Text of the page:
Park West Medical Centre provides a full range of travel vaccines. Our objective is to ensure that you remain well and enjoy your travels. We are an accredited World Health Organisation designated Yellow Fever Vaccination Centre.

We provide the following travel vaccines:

Screen Shot 2017-07-25 at 12.34.34

Hepatitis A

Hepatitis A vaccine is recommended for healthy international travelers age 12 months or older; the first dose of Hepatitis A vaccine should be administered as soon as travel is considered. A shot called immune globulin (IG) can be considered in addition to hepatitis A vaccine for older adults, immunocompromised persons, and persons with chronic liver disease or other chronic medical conditions who are traveling within two weeks. 

IG without hepatitis A vaccine can be given to travelers who are younger than 12 months old, allergic to a vaccine component, or who elect not to receive vaccine.

Hepatitis B

Hepatitis B is a contagious liver disease that ranges in severity from a mild illness lasting a few weeks to a serious, lifelong illness. It results from infection with the hepatitis B virus. Hepatitis B can be either “acute” or “chronic.”

Diptheria

There are four combination vaccines used to prevent diphtheria, tetanus,and pertussis (whooping cough): DTaP, Tdap, DT, and Td. Two of these (DTaP and DT) are given to children younger than seven years of age and two (Tdap and Td) are given to older children and adults. Talk to your doctor if you are unsure which vaccines you or your children have received in the past.

Rabies

Rabies is a preventable viral disease of mammals most often transmitted through the bite of a rabid animal. The vast majority of rabies cases reported to the Centers for Disease Control and Prevention (CDC) each year occur in wild animals like raccoons, skunks, bats, and foxes.

Typhoid

Typhoid vaccine is recommended for:

  • Travelers to parts of the world where typhoid is common (Note: typhoid vaccine is not 100% effective and is not a substitute for being careful about what you eat or drink).
  • People in close contact with a typhoid carrier.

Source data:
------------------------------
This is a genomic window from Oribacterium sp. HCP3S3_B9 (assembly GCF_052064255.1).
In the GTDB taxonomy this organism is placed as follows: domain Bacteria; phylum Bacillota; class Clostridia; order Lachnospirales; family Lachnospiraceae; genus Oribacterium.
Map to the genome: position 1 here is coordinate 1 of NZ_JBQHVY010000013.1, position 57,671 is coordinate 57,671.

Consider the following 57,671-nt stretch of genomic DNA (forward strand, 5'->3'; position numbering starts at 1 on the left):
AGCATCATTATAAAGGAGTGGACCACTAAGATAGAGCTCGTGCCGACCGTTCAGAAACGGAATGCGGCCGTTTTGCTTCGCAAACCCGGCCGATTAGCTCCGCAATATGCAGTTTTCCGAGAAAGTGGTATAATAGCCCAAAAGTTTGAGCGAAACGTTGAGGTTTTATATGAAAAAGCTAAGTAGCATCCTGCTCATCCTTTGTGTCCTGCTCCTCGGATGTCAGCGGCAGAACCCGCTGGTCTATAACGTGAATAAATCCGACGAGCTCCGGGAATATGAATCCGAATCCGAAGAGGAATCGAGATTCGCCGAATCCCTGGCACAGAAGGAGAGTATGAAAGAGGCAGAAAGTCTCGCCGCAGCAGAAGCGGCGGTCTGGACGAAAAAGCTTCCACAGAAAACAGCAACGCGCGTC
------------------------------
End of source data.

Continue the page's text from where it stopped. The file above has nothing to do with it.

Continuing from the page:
• Laboratory workers who work with Salmonella Typhi bacteria.

Yellow Fever

Yellow fever is a serious disease caused by the yellow fever virus. It is spread through the bite of an infected mosquito and cannot be spread directly from person-to-person. It is found in certain parts of Africa and South America. Yellow fever vaccine can prevent yellow fever.

Polio

There are two types of vaccine that protect against polio: Inactivated Polio Vaccine (IPV) and Oral Polio Vaccine (OPV). IPV, used in the United States since 2000, is given as an injection in the leg or arm, depending on age. OPV is taken by mouth. Polio vaccine may be given at the same time as other vaccines.

Tetanus

Playing outdoors can mean getting cuts that may become infected with bacteria commonly found in soil, including the ones that cause tetanus. Tetanus vaccine can help prevent tetanus disease, commonly known as "lockjaw." Tetanus is a serious disease that causes painful tightening of the muscles, usually all over the body. It can lead to "locking" of the jaw so the person cannot open his mouth or swallow. Tetanus leads to death in about one in ten cases.

Meningitis & Others

There are meningococcal vaccines that help protect against five types (serogroups) of meningococcus bacteria, including the three types most common in the United States (serogroups B, C, and Y). Meningococcal vaccines cannot prevent all cases of the disease, but they do protect many people who might become sick if they didn't get vaccinated.